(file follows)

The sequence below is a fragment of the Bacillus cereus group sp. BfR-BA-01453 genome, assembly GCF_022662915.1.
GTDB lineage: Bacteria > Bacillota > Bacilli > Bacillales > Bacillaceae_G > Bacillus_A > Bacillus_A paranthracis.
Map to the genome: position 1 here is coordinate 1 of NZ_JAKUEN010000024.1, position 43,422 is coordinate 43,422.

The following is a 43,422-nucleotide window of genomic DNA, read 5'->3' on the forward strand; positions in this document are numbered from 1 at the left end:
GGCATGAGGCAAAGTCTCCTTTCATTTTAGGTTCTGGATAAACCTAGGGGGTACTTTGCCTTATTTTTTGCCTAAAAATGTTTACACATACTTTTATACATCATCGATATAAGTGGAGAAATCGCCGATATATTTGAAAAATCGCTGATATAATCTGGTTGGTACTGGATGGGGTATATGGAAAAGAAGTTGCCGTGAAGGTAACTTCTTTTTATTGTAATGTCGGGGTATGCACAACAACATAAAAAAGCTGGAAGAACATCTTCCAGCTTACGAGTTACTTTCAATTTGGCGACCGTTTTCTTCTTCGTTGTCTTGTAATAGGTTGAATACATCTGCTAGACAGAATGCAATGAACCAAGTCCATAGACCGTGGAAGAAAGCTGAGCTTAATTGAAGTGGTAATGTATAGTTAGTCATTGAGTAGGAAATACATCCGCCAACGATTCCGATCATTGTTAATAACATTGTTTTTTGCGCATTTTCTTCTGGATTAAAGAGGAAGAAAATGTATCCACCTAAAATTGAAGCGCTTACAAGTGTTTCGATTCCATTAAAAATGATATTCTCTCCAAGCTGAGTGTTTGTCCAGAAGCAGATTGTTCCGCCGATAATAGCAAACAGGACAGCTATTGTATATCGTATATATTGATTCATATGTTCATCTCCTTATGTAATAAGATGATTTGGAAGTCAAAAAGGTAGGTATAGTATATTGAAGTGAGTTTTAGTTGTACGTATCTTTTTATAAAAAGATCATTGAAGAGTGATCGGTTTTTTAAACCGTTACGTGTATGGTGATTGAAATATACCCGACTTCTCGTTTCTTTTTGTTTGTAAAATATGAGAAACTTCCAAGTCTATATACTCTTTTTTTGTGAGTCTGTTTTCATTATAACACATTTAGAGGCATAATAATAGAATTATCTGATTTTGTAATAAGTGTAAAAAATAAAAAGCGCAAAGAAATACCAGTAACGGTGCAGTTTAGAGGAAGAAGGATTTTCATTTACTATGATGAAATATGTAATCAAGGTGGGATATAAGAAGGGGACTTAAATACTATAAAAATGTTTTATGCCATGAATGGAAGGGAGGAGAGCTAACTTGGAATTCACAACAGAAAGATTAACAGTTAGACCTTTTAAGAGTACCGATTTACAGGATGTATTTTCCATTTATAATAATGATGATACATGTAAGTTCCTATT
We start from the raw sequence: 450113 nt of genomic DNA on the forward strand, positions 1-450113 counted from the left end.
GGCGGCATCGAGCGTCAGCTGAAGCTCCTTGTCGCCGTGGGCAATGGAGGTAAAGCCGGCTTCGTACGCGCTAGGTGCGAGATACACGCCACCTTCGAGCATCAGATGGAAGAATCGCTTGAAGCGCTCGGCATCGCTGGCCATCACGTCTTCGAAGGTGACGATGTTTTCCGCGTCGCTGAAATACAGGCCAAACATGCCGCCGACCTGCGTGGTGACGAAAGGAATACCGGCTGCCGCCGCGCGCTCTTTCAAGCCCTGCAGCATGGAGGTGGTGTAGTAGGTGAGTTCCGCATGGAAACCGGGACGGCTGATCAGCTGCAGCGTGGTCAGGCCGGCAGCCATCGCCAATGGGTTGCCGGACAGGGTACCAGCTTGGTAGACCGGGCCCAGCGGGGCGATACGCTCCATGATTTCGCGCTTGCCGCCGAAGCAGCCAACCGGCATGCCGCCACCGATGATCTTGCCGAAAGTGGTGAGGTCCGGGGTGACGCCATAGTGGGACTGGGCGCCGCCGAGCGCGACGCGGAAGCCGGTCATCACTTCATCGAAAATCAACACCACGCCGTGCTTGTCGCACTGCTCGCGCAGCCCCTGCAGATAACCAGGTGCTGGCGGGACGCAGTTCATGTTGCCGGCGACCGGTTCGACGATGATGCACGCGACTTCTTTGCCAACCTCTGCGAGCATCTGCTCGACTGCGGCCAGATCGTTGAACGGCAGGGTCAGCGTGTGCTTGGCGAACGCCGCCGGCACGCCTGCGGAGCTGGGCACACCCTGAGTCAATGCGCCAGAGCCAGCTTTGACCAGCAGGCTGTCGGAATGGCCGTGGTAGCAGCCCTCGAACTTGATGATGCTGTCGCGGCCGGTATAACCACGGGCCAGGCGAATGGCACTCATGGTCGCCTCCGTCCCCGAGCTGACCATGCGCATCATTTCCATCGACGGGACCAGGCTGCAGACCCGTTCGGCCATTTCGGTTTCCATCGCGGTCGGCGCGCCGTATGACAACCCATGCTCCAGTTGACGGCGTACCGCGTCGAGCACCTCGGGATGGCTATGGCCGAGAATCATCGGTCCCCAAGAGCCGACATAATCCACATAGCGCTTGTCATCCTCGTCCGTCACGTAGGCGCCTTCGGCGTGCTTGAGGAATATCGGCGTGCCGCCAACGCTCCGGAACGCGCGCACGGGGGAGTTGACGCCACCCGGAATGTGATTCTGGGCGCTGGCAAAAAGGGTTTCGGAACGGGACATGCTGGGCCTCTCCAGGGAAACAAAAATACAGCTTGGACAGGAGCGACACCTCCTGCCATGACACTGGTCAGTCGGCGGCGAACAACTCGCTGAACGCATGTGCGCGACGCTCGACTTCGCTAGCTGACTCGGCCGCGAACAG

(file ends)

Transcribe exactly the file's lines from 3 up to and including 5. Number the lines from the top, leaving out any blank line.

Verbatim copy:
Map to the genome: position 1 here is coordinate 1 of NZ_JAKUEN010000024.1, position 43,422 is coordinate 43,422.

The following is a 43,422-nucleotide window of genomic DNA, read 5'->3' on the forward strand; positions in this document are numbered from 1 at the left end:
GGCATGAGGCAAAGTCTCCTTTCATTTTAGGTTCTGGATAAACCTAGGGGGTACTTTGCCTTATTTTTTGCCTAAAAATGTTTACACATACTTTTATACATCATCGATATAAGTGGAGAAATCGCCGATATATTTGAAAAATCGCTGATATAATCTGGTTGGTACTGGATGGGGTATATGGAAAAGAAGTTGCCGTGAAGGTAACTTCTTTTTATTGTAATGTCGGGGTATGCACAACAACATAAAAAAGCTGGAAGAACATCTTCCAGCTTACGAGTTACTTTCAATTTGGCGACCGTTTTCTTCTTCGTTGTCTTGTAATAGGTTGAATACATCTGCTAGACAGAATGCAATGAACCAAGTCCATAGACCGTGGAAGAAAGCTGAGCTTAATTGAAGTGGTAATGTATAGTTAGTCATTGAGTAGGAAATACATCCGCCAACGATTCCGATCATTGTTAATAACATTGTTTTTTGCGCATTTTCTTCTGGATTAAAGAGGAAGAAAATGTATCCACCTAAAATTGAAGCGCTTACAAGTGTTTCGATTCCATTAAAAATGATATTCTCTCCAAGCTGAGTGTTTGTCCAGAAGCAGATTGTTCCGCCGATAATAGCAAACAGGACAGCTATTGTATATCGTATATATTGATTCATATGTTCATCTCCTTATGTAATAAGATGATTTGGAAGTCAAAAAGGTAGGTATAGTATATTGAAGTGAGTTTTAGTTGTACGTATCTTTTTATAAAAAGATCATTGAAGAGTGATCGGTTTTTTAAACCGTTACGTGTATGGTGATTGAAATATACCCGACTTCTCGTTTCTTTTTGTTTGTAAAATATGAGAAACTTCCAAGTCTATATACTCTTTTTTTGTGAGTCTGTTTTCATTATAACACATTTAGAGGCATAATAATAGAATTATCTGATTTTGTAATAAGTGTAAAAAATAAAAAGCGCAAAGAAATACCAGTAACGGTGCAGTTTAGAGGAAGAAGGATTTTCATTTACTATGATGAAATATGTAATCAAGGTGGGATATAAGAAGGGGACTTAAATACTATAAAAATGTTTTATGCCATGAATGGAAGGGAGGAGAGCTAACTTGGAATTCACAACAGAAAGATTAACAGTTAGACCTTTTAAGAGTACCGATTTACAGGATGTATTTTCCATTTATAATAATGATGATACATGTAAGTTCCTATT